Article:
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Letter
Randomised controlled trial of naming outcomes in anterior temporal lobectomy versus selective amygdalohippocampectomy
  1. Victoria Ives-Deliperi1,
  2. James Thomas Butler2,3
  1. 1 Neuroscience Institute, University of Cape Town, Rondebosch, Western Cape, South Africa
  2. 2 Neurology, University of Cape Town, Rondebosch, Western Cape, South Africa
  3. 3 Neurology, University of Stellenbosch, Stellenbosch, Western Cape, South Africa
  1. Correspondence to Dr Victoria Ives-Deliperi, Neuroscience Institute, University of Cape Town, Rondebosch 7701, Western Cape, South Africa; vickideliperi{at}icloud.com

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Introduction

Surgery for medically refractory temporal lobe epilepsy (TLE) is well established, with favourable outcomes in seizure control, patient quality of life (QOL) and treatment costs.1 2 However, postoperative cognitive decline is a concern. Dysnomia is reported in 25%–60% of patients following anterior temporal lobectomy (ATL) in the dominant hemisphere.3 Selective amygdalohippocampectomy (SAH) is an alternative procedure in which temporal neocortex is spared to reduce functional impairment. No controlled studies have been conducted to demonstrate superior outcomes of either procedure. There is an imperative to establish whether SAH better preserves neuropsychological functioning without foregoing the seizure benefits of a more extensive resection. This study aimed to identify differential naming outcomes of SAH and ATL using a randomised controlled trial (RCT) design.

Methods

A parallel-group, single-centre RCT was conducted at a tertiary healthcare facility between 2012 and 2018. The trial was discontinued due to a diminishing recruitment rate. No interim analyses were conducted.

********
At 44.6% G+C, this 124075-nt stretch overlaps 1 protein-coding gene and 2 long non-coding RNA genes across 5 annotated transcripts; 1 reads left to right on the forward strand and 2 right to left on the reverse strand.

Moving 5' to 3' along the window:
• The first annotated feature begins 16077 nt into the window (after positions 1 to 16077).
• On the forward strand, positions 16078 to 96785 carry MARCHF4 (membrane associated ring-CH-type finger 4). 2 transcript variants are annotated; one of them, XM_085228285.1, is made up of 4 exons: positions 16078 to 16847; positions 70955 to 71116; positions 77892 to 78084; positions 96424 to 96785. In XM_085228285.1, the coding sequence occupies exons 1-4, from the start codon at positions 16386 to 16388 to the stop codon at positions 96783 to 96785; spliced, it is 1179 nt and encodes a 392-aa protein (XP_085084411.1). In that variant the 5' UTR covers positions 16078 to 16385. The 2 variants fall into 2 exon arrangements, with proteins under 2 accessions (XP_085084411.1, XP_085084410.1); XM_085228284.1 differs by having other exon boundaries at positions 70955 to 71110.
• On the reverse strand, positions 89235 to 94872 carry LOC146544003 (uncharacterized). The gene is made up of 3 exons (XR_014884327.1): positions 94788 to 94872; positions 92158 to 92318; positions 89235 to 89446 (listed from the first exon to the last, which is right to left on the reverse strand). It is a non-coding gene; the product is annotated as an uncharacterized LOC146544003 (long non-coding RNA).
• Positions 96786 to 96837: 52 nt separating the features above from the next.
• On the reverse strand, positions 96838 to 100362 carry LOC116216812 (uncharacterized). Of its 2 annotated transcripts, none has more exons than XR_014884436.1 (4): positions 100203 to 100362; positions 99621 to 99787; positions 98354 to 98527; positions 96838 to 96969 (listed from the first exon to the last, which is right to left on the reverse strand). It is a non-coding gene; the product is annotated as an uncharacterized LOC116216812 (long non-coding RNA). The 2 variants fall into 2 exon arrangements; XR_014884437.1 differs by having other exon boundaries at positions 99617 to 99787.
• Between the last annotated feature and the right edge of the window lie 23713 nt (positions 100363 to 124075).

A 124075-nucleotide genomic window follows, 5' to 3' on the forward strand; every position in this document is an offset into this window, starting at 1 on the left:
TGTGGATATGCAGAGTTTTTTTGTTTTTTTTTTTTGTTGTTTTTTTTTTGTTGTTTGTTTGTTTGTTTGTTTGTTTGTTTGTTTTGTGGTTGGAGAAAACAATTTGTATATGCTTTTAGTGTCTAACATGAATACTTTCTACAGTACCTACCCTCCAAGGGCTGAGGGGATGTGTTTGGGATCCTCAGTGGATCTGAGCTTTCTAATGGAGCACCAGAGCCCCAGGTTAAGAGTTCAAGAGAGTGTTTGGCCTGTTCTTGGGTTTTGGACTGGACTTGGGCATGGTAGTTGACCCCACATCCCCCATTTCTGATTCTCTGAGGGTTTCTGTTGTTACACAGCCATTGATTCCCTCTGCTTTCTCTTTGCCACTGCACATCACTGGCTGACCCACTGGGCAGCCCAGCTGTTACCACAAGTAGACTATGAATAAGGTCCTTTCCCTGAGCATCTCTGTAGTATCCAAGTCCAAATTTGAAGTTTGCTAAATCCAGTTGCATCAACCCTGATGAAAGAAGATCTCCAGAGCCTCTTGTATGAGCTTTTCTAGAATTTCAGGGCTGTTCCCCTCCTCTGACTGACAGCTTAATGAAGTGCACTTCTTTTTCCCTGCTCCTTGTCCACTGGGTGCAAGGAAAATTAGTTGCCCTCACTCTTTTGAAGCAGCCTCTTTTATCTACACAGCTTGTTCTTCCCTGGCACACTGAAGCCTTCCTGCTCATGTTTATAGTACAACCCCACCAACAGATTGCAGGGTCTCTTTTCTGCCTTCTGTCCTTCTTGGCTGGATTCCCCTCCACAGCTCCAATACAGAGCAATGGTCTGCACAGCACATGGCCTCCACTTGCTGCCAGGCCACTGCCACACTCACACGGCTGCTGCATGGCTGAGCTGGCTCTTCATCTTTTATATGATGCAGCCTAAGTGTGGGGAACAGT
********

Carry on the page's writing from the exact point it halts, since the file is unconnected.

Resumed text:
All right-handed patients aged between 18 and 60 years diagnosed with medically refractory left mesial TLE and deemed suitable candidates for surgery were given an opportunity to take part in the trial. Visual naming was the prespecified primary outcome and measured using the Boston Naming Test (BNT).4 The instrument is the most frequently used assessment of naming in patients with epilepsy and has been shown to reliably detect postoperative dysnomia.5 An intention-to-treat analysis was planned and a sample size of 48 was calculated based on 80% power of detecting a five-point difference between …

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Footnotes

  • Funding The authors have not declared a specific grant for this research from any funding agency in the public, commercial or not-for-profit sectors.

  • Competing interests None declared.

  • Supplemental material This content has been supplied by the author(s). It has not been vetted by BMJ Publishing Group Limited (BMJ) and may not have been peer-reviewed. Any opinions or recommendations discussed are solely those of the author(s) and are not endorsed by BMJ. BMJ disclaims all liability and responsibility arising from any reliance placed on the content. Where the content includes any translated material, BMJ does not warrant the accuracy and reliability of the translations (including but not limited to local regulations, clinical guidelines, terminology, drug names and drug dosages), and is not responsible for any error and/or omissions arising from translation and adaptation or otherwise.

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